Should I Avoid Writing An Unconditional Offer?

Q: I’m looking to buy a condo, but it seems all the offers I see getting accepted on the homes I’m interested in have no subjects. This makes me nervous – should I avoid doing this myself?

A: The simple answer to this question is, ideally, yes – with the caveat that if you have done all the possible due diligence prior to writing your subject-free offer, then you can proceed with some confidence.

Because of the market conditions, buyers are increasingly being pressured into going into the offer process without subjects – that is, subject to financing approval from a mortgage lender, or subject to a home inspection. It has become the buying strategy of the day, and it comes with significant risks. So an unconditional offer should not be entered into unless you are absolutely 100 per cent certain that this is a great unit and that the seller has disclosed all the relevant information about their property.

What Are You Getting Yourself Into?

My main worry with the no-subjects strategy is many buyers might not know what they are getting themselves into, especially if they are working with someone who hasn’t explained the ramifications of this approach.

  • Do you, the buyer, understand that once your deposit is submitted, you cannot back out of the transaction, and your deposit will be forfeit if you do?
  • Do you understand that if all the strata documents haven’t been provided, you have no legal recourse moving forward if the strata is underfunded, and you will be liable for any future special levies and assessments?
  • Do you understand that if you don’t put in place the option to inspect the home, you have no legal recourse if there are problems with the property, and you have bought it “as is”?

With all the bad news in today’s media about agent negligence, these are very valid concerns. If you’re working with a good agent, they will be able to explain all this to you in detail.

Beware Financing Shortfalls

The primary issue that buyers struggle with in this scenario is financing the transaction. Mortgage professionals are generally pretty uncomfortable with unconditional offers, mainly because they might not be able to find a lender who will underwrite the loan at the terms they’ve discussed initially with the client – but also because they very well might not be able to find an underwriter for the loan at all.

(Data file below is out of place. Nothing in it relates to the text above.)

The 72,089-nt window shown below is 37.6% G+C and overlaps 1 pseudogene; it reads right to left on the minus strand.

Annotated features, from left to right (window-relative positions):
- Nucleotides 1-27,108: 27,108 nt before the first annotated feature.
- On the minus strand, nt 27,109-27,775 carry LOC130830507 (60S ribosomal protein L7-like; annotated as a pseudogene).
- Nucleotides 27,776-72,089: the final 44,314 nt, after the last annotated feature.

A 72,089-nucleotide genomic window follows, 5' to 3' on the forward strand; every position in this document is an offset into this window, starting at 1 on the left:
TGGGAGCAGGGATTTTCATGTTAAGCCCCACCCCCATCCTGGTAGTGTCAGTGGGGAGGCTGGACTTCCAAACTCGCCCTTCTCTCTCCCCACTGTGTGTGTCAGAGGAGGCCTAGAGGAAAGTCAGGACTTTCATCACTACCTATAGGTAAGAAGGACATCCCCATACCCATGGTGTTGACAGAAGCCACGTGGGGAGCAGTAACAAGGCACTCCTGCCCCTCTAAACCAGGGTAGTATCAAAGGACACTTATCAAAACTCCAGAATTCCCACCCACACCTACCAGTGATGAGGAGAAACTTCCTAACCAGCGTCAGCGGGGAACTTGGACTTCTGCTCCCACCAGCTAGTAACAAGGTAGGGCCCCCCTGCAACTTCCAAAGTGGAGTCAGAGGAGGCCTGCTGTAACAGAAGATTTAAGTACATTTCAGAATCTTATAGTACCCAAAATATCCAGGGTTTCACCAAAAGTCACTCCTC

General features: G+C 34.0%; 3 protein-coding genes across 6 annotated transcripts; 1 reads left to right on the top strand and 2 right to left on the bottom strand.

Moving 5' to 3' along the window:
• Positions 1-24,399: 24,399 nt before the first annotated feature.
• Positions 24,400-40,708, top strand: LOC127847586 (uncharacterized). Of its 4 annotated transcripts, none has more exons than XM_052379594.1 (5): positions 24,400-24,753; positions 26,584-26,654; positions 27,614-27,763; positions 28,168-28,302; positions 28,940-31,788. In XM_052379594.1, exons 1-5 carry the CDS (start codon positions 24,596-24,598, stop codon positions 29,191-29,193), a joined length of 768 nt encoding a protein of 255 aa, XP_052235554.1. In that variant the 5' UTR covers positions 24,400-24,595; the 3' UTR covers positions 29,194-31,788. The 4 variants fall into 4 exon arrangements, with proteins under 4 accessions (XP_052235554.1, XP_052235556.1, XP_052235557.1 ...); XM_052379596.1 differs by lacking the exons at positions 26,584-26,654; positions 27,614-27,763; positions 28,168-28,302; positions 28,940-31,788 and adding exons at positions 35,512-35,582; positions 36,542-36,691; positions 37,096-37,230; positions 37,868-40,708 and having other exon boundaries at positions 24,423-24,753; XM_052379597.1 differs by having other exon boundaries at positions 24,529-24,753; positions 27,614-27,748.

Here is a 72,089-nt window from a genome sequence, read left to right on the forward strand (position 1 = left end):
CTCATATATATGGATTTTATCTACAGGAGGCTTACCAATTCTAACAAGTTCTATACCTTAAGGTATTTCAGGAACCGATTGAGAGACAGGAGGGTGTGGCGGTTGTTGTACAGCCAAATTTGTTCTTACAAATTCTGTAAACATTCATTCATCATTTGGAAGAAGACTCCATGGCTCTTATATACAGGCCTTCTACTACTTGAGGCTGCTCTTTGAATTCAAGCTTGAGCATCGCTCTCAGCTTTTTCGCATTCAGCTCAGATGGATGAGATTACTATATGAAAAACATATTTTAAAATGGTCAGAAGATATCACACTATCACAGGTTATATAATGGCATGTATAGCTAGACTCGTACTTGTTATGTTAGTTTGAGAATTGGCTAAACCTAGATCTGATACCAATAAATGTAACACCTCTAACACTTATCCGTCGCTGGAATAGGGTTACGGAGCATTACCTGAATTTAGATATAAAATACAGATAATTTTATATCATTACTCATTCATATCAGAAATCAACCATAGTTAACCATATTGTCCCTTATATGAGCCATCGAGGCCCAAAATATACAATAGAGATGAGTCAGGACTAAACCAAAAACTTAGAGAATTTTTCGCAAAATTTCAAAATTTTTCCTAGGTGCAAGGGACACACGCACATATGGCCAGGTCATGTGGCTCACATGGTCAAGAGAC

You should already be preapproved for a mortgage, which could be up to a certain amount – let’s say it’s $550,000, with a 10 per cent down payment. So you might think that unconditionally offering $550,000 for a home is safe. But if that property is then appraised by your mortgage lender at a value of $500,000, and will lend you only 90 per cent of that, you will have to make up the difference – double what you were planning on putting down. An offer with no financing subject substantially increases the risk to the lender, and ultimately you – the buyer – will pay a premium for that risk.

The worst case scenario is you won’t be able to get financing at all, which puts your deposit at risk. Adding a financing subject to your offer avoids this scenario outright.

Why Go Subject-Free?

If your agent tells you the offer needs to be subject-free to get accepted, make sure to ask them why that is. Doing the proper due diligence should never be a roadblock to a successful real estate transaction. It is a vital component to making certain you are buying a property that will retain its value in the future to the highest degree. Don’t let anyone convince you that your offer will never be accepted with subjects in the offer. While that may very well be true, you don’t want to buy a property that has issues with it. Adding a subject into the contract could very well save you a boatload of money in the long term.

If you enter into an offer without subjects, you are increasing the likelihood you are entering into a risky real estate purchase by a substantial amount. Make sure you are informed and that any risk you take is fully calculated, and don’t be afraid to ask the tough questions.